I have to admit I’ve been simply stunned by the mainstream media reviews on either operating system â€“ usually concluding OS X is better â€“ measuring things like boot time as an excuse for a real assessment, or praising the OS for its built-in newbie applications. What’s worse, usually these people use the latest Apple hardware (great hardware ever since they use Intel platforms) against some horrible pre-configured OEM Windows installation from Dell, or whoever. And I guess that makes for a huge difference, where I consider myself a power user, I would never buy an OEM desktop system but build one myself, and I would never use a pre-installed Windows configuration on a laptop without messing around with it for a few hours before finding my place. Finally, if I came across a problem with my OS installation I know I could figure it out myself without ever having to call tech support (never had, never will). For some this may be complete annoyances, but just like any good Linux user loves his ways around the less consumer-oriented OS, for me thatâ€™s just part of the ride and part of being a PC enthusiast.
At the end of the day, itâ€™s all about the OS that fits you and your needs. In my case, Iâ€™m the most productive under Windows by far, and Vista is in my opinion the best version released so far if you have a speedy-enough system.
Depending for how long you’ve been reading TechSpot you may have read a variety of comments about Apple products, from hate to well, less hate :). No, but seriously, despite of being mainly a Windows site we have tried to remain balanced and objective when time has come to report on any product, no matter if it came from Nvidia or ATI… Intel or AMD, Microsoft or Apple. We have said it like it is, and backed it up as needed and as possible. It’s what we owe to our readers.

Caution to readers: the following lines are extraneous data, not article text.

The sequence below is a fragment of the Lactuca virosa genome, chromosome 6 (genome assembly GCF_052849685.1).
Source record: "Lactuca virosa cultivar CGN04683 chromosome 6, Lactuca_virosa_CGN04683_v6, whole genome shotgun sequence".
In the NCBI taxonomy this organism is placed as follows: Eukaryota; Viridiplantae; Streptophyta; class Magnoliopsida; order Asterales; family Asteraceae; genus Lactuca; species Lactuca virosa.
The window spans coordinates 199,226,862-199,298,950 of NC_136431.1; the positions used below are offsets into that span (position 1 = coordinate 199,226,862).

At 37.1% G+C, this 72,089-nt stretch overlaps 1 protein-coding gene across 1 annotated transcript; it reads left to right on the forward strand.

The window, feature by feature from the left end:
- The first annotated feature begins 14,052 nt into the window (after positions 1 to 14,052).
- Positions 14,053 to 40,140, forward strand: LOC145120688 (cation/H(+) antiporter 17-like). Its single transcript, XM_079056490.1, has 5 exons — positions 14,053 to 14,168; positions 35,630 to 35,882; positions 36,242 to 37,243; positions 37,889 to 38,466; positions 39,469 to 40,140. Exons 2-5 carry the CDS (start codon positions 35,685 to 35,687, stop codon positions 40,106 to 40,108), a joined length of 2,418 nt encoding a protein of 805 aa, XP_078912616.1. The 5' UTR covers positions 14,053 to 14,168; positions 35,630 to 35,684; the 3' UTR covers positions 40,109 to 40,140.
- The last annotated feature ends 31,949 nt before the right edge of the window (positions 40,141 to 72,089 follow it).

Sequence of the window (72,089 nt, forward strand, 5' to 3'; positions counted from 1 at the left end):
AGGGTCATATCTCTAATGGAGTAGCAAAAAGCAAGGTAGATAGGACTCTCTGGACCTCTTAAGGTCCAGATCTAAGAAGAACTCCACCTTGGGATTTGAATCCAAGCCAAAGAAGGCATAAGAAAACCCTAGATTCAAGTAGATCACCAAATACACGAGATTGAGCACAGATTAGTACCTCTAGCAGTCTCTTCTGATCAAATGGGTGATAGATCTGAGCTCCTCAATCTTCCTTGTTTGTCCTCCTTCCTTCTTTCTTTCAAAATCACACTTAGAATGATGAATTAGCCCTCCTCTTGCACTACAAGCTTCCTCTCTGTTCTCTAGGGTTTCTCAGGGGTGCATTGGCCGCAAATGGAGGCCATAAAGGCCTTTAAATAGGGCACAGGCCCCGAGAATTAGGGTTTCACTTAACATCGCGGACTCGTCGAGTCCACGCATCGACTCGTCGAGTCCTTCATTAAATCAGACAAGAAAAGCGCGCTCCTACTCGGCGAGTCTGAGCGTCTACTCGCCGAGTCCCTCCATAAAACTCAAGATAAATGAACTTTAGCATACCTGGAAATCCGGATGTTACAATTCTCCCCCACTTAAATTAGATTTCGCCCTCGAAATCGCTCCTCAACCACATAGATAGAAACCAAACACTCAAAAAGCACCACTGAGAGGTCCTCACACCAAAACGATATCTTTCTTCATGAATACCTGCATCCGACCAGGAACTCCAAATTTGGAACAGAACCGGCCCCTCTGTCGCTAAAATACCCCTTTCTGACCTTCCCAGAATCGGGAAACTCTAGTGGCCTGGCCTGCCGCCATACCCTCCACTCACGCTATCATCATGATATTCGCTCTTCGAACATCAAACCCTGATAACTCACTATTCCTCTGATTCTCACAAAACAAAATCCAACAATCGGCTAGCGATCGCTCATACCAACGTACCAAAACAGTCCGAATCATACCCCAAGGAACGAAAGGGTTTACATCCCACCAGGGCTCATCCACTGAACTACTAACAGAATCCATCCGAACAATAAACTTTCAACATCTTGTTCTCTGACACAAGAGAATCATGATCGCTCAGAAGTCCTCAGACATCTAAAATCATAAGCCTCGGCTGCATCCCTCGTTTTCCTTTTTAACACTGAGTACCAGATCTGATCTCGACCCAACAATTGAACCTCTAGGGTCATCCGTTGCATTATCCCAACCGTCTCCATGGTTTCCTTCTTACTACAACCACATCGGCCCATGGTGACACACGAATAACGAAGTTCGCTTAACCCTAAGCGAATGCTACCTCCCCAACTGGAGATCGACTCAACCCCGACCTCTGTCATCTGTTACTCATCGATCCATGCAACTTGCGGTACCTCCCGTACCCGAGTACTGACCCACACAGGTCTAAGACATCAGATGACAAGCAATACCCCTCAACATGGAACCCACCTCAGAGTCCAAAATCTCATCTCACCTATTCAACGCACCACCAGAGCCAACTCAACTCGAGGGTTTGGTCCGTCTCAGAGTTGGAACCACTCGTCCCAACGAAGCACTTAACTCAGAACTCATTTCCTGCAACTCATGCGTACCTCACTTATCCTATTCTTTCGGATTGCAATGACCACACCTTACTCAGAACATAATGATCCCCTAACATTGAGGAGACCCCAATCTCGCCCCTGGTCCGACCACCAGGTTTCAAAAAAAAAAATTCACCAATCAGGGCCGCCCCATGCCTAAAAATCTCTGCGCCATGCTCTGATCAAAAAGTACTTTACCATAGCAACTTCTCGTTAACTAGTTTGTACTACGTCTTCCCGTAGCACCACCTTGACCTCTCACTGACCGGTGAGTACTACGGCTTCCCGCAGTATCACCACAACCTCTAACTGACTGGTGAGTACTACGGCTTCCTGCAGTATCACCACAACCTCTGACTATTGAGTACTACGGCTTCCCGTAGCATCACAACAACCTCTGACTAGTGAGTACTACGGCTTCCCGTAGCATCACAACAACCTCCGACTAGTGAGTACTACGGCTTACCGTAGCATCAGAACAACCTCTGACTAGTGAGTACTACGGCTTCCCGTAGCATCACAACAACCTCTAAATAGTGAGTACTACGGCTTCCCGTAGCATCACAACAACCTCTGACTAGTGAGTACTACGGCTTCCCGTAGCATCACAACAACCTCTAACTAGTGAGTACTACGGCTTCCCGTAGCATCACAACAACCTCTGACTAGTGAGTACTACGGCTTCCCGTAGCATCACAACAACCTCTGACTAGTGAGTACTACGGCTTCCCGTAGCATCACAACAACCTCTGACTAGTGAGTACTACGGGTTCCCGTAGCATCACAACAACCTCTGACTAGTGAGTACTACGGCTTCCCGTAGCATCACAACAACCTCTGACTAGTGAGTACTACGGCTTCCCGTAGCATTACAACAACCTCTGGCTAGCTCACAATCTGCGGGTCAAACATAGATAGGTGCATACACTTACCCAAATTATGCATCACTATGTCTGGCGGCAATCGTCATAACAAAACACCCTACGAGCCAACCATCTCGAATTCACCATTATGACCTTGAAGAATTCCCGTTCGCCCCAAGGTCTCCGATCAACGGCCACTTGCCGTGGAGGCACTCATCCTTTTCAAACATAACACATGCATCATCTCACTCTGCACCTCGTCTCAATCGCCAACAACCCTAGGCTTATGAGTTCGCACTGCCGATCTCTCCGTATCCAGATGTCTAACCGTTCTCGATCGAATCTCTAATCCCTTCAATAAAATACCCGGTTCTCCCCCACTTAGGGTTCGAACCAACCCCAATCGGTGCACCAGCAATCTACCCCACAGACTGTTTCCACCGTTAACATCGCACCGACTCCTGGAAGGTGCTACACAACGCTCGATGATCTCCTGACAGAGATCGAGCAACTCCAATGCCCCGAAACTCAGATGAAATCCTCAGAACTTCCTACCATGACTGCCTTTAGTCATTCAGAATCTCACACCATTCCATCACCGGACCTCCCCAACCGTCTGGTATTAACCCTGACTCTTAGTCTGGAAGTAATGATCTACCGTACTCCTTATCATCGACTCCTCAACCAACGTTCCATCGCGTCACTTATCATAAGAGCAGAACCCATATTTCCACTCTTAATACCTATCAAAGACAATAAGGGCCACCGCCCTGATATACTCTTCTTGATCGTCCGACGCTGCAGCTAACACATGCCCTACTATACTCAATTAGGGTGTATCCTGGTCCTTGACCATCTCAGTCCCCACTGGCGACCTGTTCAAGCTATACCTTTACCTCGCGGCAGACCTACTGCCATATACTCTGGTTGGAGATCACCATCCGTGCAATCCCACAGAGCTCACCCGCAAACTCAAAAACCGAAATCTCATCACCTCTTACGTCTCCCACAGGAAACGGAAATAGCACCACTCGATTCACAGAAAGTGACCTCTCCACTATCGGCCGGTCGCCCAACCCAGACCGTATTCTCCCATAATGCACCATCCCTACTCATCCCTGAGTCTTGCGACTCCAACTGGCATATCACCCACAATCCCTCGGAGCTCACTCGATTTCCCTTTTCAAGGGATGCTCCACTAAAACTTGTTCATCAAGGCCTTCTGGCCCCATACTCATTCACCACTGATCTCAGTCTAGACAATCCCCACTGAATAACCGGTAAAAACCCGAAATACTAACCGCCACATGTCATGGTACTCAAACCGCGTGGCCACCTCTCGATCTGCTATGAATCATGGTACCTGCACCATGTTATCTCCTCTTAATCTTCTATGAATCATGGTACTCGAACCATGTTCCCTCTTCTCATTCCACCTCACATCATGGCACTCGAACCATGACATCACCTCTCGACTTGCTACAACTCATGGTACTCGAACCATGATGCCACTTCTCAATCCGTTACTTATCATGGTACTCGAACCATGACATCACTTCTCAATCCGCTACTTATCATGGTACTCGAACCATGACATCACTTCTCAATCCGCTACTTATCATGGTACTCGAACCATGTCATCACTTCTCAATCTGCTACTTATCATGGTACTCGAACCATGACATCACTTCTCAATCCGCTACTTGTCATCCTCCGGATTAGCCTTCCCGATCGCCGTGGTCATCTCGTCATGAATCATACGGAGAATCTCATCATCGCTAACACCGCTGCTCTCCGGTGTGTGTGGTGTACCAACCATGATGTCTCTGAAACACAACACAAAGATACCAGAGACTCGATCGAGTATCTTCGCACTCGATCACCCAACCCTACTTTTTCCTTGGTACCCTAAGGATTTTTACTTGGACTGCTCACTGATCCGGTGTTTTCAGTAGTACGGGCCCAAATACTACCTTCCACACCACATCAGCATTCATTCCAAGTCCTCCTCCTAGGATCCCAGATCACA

Part of this objectivity comes from recognizing when a company is doing things wrong, and applaud their efforts when they make a brilliant comeback. For example there was no room left for fanaticism when Intel kept pushing the horrible Pentium 4, while AMD had to offer a better product in the Athlon. Likewise, how not to love the speedy and efficient Core 2 Duos nowadays.
But the discussion of the better operating system makes for a much stronger and subjective case, not to mention it’s been around almost as long as the Personal Computer itself. I can remember how Apple still had some loyal following during some of its darkest days in the mid 90s, and around the time TechSpot opened its doors in 1998, I could not help but hate the brand for its delusional claims that did nothing but mislead the end consumer.
In our eyes, Apple had no game in the computer world until the first consumer version of OS X was released in 2001. And even then it was severely lacking in the hardware department until they finally ate their own words to partner with Intel in recent years.
Which takes us to the present day, a revived Apple that is looking healthier than ever thanks to the iPod revolution along with some good long-term decision making on its computer division. The reaction from hardcore Apple fans is evident today throughout the web and even more so in the blogosphere. But like many PC users have begun to notice the fanaticism sometimes goes too far, and what you get as a result is a lot of subjective noise all-around that is certainly not helped by Apple’s own commercials.
But going back to the original purpose of this post, after a failed experiment using a Mac two years ago (Mac Mini G4 running Tiger, I couldn’t stand the slow hardware), I have decided to invest once again in Apple hardware, namely a MacBook Pro running a cool Core 2 Duo processor and OS X Leopard.